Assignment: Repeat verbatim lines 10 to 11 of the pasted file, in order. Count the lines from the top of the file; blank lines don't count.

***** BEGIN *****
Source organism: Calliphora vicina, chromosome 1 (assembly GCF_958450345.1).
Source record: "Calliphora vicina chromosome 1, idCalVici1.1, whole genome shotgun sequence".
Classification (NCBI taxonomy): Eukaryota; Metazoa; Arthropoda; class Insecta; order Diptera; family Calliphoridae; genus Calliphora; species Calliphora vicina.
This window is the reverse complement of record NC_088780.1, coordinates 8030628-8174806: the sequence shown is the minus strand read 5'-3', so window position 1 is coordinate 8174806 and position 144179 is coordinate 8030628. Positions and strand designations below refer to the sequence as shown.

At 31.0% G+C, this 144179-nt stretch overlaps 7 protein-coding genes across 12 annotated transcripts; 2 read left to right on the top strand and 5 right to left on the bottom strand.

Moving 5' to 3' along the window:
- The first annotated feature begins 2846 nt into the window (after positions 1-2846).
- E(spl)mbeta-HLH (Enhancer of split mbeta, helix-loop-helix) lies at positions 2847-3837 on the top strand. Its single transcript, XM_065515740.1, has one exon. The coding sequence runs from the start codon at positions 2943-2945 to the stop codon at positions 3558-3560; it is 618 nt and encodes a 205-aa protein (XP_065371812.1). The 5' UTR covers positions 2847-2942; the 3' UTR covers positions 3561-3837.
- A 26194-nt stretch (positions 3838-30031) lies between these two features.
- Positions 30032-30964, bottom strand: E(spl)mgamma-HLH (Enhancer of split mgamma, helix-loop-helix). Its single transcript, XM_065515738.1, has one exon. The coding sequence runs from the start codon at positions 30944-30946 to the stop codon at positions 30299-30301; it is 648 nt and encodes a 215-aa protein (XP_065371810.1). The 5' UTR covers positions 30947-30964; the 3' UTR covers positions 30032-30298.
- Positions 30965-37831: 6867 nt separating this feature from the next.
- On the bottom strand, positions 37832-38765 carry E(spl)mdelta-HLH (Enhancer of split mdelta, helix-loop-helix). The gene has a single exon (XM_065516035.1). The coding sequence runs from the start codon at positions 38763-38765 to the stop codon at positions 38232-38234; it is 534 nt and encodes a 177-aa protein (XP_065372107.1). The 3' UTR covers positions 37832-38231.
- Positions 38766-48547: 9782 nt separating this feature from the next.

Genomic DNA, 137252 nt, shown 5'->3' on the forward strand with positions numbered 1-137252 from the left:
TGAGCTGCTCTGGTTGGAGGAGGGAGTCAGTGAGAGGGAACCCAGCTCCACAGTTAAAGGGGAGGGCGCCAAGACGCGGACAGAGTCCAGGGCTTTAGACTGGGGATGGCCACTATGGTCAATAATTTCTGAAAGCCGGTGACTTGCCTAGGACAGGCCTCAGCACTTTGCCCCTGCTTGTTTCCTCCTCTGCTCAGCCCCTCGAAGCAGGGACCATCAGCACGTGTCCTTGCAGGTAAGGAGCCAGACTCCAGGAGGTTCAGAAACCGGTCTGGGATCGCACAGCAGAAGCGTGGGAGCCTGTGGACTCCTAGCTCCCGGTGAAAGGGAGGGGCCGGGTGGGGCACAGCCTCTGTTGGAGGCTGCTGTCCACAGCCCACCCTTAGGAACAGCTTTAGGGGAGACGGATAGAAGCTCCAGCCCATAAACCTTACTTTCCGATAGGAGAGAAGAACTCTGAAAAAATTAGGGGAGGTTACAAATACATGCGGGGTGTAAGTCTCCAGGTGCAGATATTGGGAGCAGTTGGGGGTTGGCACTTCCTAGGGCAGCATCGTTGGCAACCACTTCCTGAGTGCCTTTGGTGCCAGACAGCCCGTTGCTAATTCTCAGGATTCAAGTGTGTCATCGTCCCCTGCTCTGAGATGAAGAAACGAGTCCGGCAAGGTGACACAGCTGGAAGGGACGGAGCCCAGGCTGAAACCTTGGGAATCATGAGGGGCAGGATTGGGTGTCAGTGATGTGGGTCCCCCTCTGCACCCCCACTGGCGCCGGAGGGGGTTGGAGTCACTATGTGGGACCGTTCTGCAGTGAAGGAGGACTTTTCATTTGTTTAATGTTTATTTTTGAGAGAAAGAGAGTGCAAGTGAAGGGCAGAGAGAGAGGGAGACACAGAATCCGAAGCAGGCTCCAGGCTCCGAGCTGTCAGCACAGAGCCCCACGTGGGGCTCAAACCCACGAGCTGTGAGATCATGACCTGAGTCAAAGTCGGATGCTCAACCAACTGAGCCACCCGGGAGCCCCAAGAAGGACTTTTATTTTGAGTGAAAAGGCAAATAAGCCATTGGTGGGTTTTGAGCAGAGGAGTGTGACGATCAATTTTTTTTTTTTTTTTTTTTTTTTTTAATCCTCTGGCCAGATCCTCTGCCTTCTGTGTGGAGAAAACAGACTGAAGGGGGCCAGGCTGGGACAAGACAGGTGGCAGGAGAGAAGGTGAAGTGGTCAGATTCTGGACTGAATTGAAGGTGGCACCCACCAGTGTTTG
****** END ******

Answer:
- Positions 30032-30964, bottom strand: E(spl)mgamma-HLH (Enhancer of split mgamma, helix-loop-helix). Its single transcript, XM_065515738.1, has one exon. The coding sequence runs from the start codon at positions 30944-30946 to the stop codon at positions 30299-30301; it is 648 nt and encodes a 215-aa protein (XP_065371810.1). The 5' UTR covers positions 30947-30964; the 3' UTR covers positions 30032-30298.
- Positions 30965-37831: 6867 nt separating this feature from the next.